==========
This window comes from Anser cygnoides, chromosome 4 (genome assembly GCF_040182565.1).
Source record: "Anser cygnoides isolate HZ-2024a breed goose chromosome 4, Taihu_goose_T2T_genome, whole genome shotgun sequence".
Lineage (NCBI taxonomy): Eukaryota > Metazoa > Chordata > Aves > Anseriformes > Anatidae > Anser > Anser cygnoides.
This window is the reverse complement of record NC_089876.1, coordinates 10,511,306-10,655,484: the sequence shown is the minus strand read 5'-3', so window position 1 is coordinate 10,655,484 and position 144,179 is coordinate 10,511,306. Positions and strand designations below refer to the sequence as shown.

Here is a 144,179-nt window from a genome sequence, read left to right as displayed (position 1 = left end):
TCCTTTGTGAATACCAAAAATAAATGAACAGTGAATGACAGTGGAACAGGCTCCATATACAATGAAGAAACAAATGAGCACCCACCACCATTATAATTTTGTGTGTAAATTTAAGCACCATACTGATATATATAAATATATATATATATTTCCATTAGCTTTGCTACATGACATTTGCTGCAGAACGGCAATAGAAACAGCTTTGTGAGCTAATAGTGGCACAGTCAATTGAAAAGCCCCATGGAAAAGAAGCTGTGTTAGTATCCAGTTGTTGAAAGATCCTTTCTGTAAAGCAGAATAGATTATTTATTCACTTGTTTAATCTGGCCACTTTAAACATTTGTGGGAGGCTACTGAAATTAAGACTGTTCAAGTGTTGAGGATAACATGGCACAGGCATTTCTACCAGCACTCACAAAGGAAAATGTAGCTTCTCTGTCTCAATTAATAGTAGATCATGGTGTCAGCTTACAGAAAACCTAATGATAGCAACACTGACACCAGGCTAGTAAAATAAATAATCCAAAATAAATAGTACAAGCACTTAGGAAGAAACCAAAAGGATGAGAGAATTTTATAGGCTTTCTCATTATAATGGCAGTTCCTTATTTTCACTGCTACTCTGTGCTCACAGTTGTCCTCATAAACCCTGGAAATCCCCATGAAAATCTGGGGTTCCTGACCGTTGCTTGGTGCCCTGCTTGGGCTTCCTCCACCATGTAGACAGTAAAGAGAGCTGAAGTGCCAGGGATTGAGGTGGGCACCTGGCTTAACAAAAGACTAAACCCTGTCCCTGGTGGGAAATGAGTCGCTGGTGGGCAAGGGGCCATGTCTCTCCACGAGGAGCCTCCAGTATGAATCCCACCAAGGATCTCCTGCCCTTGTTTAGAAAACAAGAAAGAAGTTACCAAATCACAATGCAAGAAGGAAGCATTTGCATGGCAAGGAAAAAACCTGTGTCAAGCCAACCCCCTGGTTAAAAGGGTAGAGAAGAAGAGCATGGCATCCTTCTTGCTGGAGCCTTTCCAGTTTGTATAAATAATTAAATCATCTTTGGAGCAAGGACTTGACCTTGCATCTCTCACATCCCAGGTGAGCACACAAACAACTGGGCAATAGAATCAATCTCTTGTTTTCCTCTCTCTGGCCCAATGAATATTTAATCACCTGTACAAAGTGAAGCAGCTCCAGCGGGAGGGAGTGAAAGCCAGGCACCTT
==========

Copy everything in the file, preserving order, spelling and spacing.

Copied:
This window comes from Anser cygnoides, chromosome 4 (genome assembly GCF_040182565.1).
Source record: "Anser cygnoides isolate HZ-2024a breed goose chromosome 4, Taihu_goose_T2T_genome, whole genome shotgun sequence".
Lineage (NCBI taxonomy): Eukaryota > Metazoa > Chordata > Aves > Anseriformes > Anatidae > Anser > Anser cygnoides.
This window is the reverse complement of record NC_089876.1, coordinates 10,511,306-10,655,484: the sequence shown is the minus strand read 5'-3', so window position 1 is coordinate 10,655,484 and position 144,179 is coordinate 10,511,306. Positions and strand designations below refer to the sequence as shown.

Here is a 144,179-nt window from a genome sequence, read left to right as displayed (position 1 = left end):
TCCTTTGTGAATACCAAAAATAAATGAACAGTGAATGACAGTGGAACAGGCTCCATATACAATGAAGAAACAAATGAGCACCCACCACCATTATAATTTTGTGTGTAAATTTAAGCACCATACTGATATATATAAATATATATATATATTTCCATTAGCTTTGCTACATGACATTTGCTGCAGAACGGCAATAGAAACAGCTTTGTGAGCTAATAGTGGCACAGTCAATTGAAAAGCCCCATGGAAAAGAAGCTGTGTTAGTATCCAGTTGTTGAAAGATCCTTTCTGTAAAGCAGAATAGATTATTTATTCACTTGTTTAATCTGGCCACTTTAAACATTTGTGGGAGGCTACTGAAATTAAGACTGTTCAAGTGTTGAGGATAACATGGCACAGGCATTTCTACCAGCACTCACAAAGGAAAATGTAGCTTCTCTGTCTCAATTAATAGTAGATCATGGTGTCAGCTTACAGAAAACCTAATGATAGCAACACTGACACCAGGCTAGTAAAATAAATAATCCAAAATAAATAGTACAAGCACTTAGGAAGAAACCAAAAGGATGAGAGAATTTTATAGGCTTTCTCATTATAATGGCAGTTCCTTATTTTCACTGCTACTCTGTGCTCACAGTTGTCCTCATAAACCCTGGAAATCCCCATGAAAATCTGGGGTTCCTGACCGTTGCTTGGTGCCCTGCTTGGGCTTCCTCCACCATGTAGACAGTAAAGAGAGCTGAAGTGCCAGGGATTGAGGTGGGCACCTGGCTTAACAAAAGACTAAACCCTGTCCCTGGTGGGAAATGAGTCGCTGGTGGGCAAGGGGCCATGTCTCTCCACGAGGAGCCTCCAGTATGAATCCCACCAAGGATCTCCTGCCCTTGTTTAGAAAACAAGAAAGAAGTTACCAAATCACAATGCAAGAAGGAAGCATTTGCATGGCAAGGAAAAAACCTGTGTCAAGCCAACCCCCTGGTTAAAAGGGTAGAGAAGAAGAGCATGGCATCCTTCTTGCTGGAGCCTTTCCAGTTTGTATAAATAATTAAATCATCTTTGGAGCAAGGACTTGACCTTGCATCTCTCACATCCCAGGTGAGCACACAAACAACTGGGCAATAGAATCAATCTCTTGTTTTCCTCTCTCTGGCCCAATGAATATTTAATCACCTGTACAAAGTGAAGCAGCTCCAGCGGGAGGGAGTGAAAGCCAGGCACCTT